Over 70 players participated in the first open qualifier, while 50 players have already signed up for the second qualifier on 22 April. Remember, if you can’t make the second qualifier (or drop out early), you can always try again on 29 April and 6 May.
MackyBoi (from South Africa) will be squaring off against Saliom (from Algeria) and the six other players from the next qualifier rounds during the first series. From there, the top four players will progress to the playoffs, while the bottom four players will be put into relegation matches.
“We are excited to bring the ESL African Championship to the local esports community,” said Malte Barth, Executive Board Member at ESL.
MackyBoi’s road to the first series looked like this:
Saliom’s road to the first series looked like this:
For the entire bracket of the first qualifying round, you can click here.
The first series of the ESL African Championship will run from 15 April to June, with the second series running from July to October, culminating in the grand finale. The top four teams of CS:GO as well as the top four Hearthstone players will compete against each other for the biggest prize in African esports.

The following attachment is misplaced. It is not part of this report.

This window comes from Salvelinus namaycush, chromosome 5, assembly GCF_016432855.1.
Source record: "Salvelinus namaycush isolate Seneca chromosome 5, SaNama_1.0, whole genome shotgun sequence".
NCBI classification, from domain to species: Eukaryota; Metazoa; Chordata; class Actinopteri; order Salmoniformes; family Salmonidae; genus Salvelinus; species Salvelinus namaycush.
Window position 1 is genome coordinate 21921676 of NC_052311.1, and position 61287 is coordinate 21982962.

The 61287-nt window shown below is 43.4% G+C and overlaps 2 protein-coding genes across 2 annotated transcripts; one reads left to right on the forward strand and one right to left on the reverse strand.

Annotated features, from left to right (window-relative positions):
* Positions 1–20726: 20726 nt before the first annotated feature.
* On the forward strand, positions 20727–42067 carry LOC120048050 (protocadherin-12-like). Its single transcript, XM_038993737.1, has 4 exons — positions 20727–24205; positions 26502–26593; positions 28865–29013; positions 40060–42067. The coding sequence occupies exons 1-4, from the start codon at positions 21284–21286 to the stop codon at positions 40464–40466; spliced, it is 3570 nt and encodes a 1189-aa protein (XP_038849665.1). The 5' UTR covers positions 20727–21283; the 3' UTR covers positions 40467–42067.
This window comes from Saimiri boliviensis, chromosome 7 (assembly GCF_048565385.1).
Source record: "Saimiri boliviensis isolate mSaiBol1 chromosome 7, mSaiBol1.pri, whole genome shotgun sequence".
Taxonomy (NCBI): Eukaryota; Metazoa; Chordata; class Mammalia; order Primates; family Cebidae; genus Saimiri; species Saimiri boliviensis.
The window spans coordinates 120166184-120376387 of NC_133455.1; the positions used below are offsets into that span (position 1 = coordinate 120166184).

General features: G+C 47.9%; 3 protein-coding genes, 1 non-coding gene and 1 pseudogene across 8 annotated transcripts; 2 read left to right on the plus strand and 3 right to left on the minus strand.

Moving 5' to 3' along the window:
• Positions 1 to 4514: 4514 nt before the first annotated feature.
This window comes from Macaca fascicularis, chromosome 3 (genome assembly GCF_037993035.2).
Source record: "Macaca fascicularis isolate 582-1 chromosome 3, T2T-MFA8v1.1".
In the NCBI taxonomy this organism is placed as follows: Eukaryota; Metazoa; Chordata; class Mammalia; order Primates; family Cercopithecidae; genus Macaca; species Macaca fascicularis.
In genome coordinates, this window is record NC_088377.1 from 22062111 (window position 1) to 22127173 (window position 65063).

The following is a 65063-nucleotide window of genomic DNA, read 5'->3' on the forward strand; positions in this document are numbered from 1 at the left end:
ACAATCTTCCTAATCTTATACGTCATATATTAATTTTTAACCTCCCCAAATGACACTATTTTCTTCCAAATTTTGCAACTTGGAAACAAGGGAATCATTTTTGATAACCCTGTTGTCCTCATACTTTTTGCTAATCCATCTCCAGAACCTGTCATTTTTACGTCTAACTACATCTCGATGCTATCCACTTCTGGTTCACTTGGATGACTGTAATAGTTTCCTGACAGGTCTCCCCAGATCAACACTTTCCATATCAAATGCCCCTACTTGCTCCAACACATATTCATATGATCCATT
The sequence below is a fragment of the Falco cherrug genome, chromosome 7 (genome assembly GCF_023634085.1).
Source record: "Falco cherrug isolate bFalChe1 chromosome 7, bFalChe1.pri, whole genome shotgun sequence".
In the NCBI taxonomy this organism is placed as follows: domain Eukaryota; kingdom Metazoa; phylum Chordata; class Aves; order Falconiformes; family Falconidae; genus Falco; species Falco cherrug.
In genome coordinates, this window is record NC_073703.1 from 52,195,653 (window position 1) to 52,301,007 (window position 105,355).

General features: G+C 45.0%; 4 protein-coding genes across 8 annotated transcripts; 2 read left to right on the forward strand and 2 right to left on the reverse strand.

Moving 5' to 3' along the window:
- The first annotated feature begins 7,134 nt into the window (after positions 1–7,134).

“Kwesé is incredibly proud to partner with the ESL to introduce such an exciting tournament to the African continent. We know esports are growing in popularity on the continent so it’s important for us put esports on the map, and make it accessible for participants and viewers through initiatives such as these. We pride ourselves in being innovative in our approach to entertainment, and have a keen interest in making non-conventional sports and entertainment formats available on our platforms. ” said Joseph Hundah, Chief Executive Officer of Econet Media
For more information on the ESL African Championship presented by Kwesé TV, competition details and entry criteria, be sure to visit the official ESL African Championship website, follow ESL Africa on Facebook, or if Twitter is your thing, give them a follow as well.